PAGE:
Battle Royal Research Paper

Submitted By jon8282
Words: 1181
Pages: 5

Jon Perkins

ENGL1020 EH3

Mr. Pagel

November 3, 2014

The Battle for Education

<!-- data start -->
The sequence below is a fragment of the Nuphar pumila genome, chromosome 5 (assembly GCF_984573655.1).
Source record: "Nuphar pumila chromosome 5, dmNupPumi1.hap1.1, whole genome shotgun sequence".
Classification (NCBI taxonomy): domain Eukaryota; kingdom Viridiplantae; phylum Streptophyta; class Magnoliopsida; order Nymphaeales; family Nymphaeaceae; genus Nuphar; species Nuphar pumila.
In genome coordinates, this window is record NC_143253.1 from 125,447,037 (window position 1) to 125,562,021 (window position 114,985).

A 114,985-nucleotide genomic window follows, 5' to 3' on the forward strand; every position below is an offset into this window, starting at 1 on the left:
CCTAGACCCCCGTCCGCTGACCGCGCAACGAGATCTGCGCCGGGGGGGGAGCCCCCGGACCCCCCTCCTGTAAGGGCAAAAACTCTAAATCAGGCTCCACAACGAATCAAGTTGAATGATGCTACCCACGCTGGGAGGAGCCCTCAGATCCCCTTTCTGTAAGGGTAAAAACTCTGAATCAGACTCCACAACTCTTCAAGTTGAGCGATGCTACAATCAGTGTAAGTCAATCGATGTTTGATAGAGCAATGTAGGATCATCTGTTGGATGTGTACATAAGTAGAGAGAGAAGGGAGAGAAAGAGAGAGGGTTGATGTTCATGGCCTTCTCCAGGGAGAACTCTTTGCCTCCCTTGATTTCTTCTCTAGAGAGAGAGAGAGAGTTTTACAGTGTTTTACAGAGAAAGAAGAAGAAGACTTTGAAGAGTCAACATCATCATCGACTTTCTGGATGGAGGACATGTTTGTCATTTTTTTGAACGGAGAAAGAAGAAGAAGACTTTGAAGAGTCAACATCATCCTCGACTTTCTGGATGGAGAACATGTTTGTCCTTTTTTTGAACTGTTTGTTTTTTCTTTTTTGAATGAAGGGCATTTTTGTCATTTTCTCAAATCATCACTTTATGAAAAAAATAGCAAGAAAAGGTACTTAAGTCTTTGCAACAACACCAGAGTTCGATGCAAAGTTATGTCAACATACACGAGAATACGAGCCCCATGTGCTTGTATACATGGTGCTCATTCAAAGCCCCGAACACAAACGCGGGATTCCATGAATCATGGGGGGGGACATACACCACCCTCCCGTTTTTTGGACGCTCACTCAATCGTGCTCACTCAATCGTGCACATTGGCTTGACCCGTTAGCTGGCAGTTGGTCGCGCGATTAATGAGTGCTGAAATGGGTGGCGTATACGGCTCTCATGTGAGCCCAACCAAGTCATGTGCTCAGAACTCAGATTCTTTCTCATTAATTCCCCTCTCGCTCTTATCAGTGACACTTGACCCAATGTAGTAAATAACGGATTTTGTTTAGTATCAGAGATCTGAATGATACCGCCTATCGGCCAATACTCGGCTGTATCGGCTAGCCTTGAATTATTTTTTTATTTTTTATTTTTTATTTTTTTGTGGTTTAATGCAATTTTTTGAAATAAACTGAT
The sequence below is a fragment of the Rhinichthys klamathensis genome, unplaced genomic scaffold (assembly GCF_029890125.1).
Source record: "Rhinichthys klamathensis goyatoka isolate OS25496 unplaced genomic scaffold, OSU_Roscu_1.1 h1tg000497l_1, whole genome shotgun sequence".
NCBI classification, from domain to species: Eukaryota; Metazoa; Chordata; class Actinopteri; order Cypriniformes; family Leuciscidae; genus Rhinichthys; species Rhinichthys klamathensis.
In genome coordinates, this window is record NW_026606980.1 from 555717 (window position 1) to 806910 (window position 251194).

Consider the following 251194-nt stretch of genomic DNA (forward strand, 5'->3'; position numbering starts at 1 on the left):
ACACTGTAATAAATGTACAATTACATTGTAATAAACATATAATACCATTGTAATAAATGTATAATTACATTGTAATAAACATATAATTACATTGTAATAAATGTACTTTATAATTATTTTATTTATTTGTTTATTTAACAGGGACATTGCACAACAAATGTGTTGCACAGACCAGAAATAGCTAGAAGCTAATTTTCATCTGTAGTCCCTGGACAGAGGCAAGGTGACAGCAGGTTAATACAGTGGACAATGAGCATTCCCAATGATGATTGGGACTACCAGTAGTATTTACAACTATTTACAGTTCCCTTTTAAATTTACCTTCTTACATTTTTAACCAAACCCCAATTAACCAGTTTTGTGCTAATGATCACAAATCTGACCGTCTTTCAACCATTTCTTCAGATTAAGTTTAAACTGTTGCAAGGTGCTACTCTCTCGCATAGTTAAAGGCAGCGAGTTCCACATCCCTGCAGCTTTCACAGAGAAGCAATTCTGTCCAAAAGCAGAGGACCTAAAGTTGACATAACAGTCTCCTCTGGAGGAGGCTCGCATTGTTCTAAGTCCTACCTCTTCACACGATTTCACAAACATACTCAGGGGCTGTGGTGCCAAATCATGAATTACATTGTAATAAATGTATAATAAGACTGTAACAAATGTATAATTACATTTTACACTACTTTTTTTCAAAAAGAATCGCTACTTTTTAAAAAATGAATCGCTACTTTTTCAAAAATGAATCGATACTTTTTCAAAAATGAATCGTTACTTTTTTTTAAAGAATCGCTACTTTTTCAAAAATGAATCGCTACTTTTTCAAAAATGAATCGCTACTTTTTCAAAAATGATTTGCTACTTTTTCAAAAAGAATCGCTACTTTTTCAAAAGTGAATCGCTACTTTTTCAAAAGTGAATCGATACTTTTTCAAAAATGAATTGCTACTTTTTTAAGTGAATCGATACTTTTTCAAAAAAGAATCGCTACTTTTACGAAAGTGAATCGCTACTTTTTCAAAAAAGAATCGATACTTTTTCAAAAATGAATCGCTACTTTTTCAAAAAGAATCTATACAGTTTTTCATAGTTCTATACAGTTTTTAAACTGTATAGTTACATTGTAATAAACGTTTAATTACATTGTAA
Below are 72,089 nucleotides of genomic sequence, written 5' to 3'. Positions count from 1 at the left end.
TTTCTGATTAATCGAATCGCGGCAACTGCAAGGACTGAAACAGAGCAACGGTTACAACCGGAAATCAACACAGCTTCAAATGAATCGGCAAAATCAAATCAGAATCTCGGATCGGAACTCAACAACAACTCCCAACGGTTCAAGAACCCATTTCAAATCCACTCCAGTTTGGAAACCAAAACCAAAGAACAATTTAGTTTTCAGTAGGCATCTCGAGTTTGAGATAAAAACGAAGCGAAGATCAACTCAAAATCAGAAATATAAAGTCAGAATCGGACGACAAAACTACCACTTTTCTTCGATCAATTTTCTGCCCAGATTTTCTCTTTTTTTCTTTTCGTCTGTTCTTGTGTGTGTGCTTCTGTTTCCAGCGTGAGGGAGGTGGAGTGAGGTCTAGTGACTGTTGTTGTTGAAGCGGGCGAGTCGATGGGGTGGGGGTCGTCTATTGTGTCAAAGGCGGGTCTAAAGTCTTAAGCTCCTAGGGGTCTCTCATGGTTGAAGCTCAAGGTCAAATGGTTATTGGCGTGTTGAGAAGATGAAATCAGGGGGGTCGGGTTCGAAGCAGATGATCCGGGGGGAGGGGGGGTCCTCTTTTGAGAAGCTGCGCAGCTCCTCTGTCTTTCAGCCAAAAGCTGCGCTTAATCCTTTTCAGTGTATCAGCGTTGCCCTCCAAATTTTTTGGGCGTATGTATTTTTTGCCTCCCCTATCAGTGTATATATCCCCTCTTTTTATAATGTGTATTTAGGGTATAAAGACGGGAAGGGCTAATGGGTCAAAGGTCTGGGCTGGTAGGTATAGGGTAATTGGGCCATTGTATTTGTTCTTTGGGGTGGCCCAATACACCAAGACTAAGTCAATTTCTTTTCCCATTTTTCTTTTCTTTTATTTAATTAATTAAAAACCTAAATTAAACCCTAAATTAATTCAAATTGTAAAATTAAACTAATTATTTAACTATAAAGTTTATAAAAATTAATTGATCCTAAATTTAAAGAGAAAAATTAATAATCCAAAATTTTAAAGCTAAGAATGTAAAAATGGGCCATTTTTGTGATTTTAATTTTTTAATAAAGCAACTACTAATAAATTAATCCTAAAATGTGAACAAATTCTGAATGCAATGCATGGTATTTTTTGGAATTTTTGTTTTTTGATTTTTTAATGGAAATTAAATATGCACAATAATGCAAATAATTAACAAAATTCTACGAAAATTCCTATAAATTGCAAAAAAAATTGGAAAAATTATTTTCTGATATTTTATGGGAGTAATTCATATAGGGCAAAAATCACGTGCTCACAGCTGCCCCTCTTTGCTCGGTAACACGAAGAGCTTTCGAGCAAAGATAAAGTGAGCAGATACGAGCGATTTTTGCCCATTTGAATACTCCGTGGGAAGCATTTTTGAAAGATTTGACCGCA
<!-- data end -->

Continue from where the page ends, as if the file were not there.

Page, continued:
In 1952, Ralph Ellison wrote a short story entitled “Battle Royal.” It is a story about an anonymous man and his journey to receiving a scholarship in the 1950's. The young African-American man was assigned to give a speech to all of the town's leading white citizens and this is how he would receive his scholarship. It may sound like an easy task; however, the man faces many oppositions along the way (Ellison). Critiques have came up with several different viewpoints as to why Ralph Ellison wrote this short story. For example, some believe that his purpose was to have the main theme of “self-discovery” while others think that the theme is “the individual versus the group” (“What Is”). These are two themes that can definitely be found in the book, but they are not specific enough. I believe that Ralph Ellison's purpose for writing “Battle Royal” was to show that education is worth a struggle. Education in the early to mid-1900's was looked at from two different perspectives. From the black man's perspective, receiving an education would be a dream that would seem impossible to ever come true. The white man's mindset was to do everthing that he possibly could to keep a black man from receiving an education. “Within the south, the general philosophy that had developed since the Civil War, was that if African Americans were kept ill-educated they would remain ‘in their place’ in society. An educated 'boy' could become a danger” (“Education”). This thought was what the majority of the white men still believed in throughout the early to mid-1900's. These were the exact viewpoints that Ralph Ellison was referring to in the short story “Battle Royal.” The narrator of the book was definitely the minority in the education race, but he was determined to find a way to receive a scholarship (Ellison). In 1856, a man who would one day be praised for his fight for African American education was born. His name was Booker T. Washington and he grew up as a slave for the first nine years of his life. This was a difficult struggle that he faced with his mom until 1865 when emancipation set them free. “Of my ancestry, I know almost nothing....the cabin was not only our living-place, but was used as the kitchen for the plantation. The cabin was without glass windows; it had only openings in the side which let in the light, and also the cold, chilly air of winter…there was no wooden floor in our cabin, the naked earth being used as a floor” (United States). This quote from Booker explains some of the harsh living conditions that him and his mom were forced to live in on the farm. After their freedom was granted, Booker and his mom went to West Virginia to meet up with Booker's father that was employed at a local salt mine. Booker would also work in the salt mine until he turned sixteen when he enrolled in the Hampton Normal and Agricultural Institute in Virginia. This is how Booker built a foundation for his own education. Then, in 1881, Booker became the leader of a school that would be known as the Tuskegee Institute. Booker believed that people could go from being in poverty to success (“Dr. Booker”). The first few years of the school there was no actually university or designated building. Then, Booker purchased a former plantation where he and his students would literally build the university brick by brick. Booker and his students longing for an education kept them going until eventually they had their own place to learn in. After World War II, the thoughts of people in America about segregation in schools changed somewhat due to the horror of the death camps in Europe. It opened people's eyes up and kind of brought them “down to Earth.” Blacks that had served in the military came back home and were determined to not let any white man treat them like dogs. A black corporal in the army once said, "I spent four years in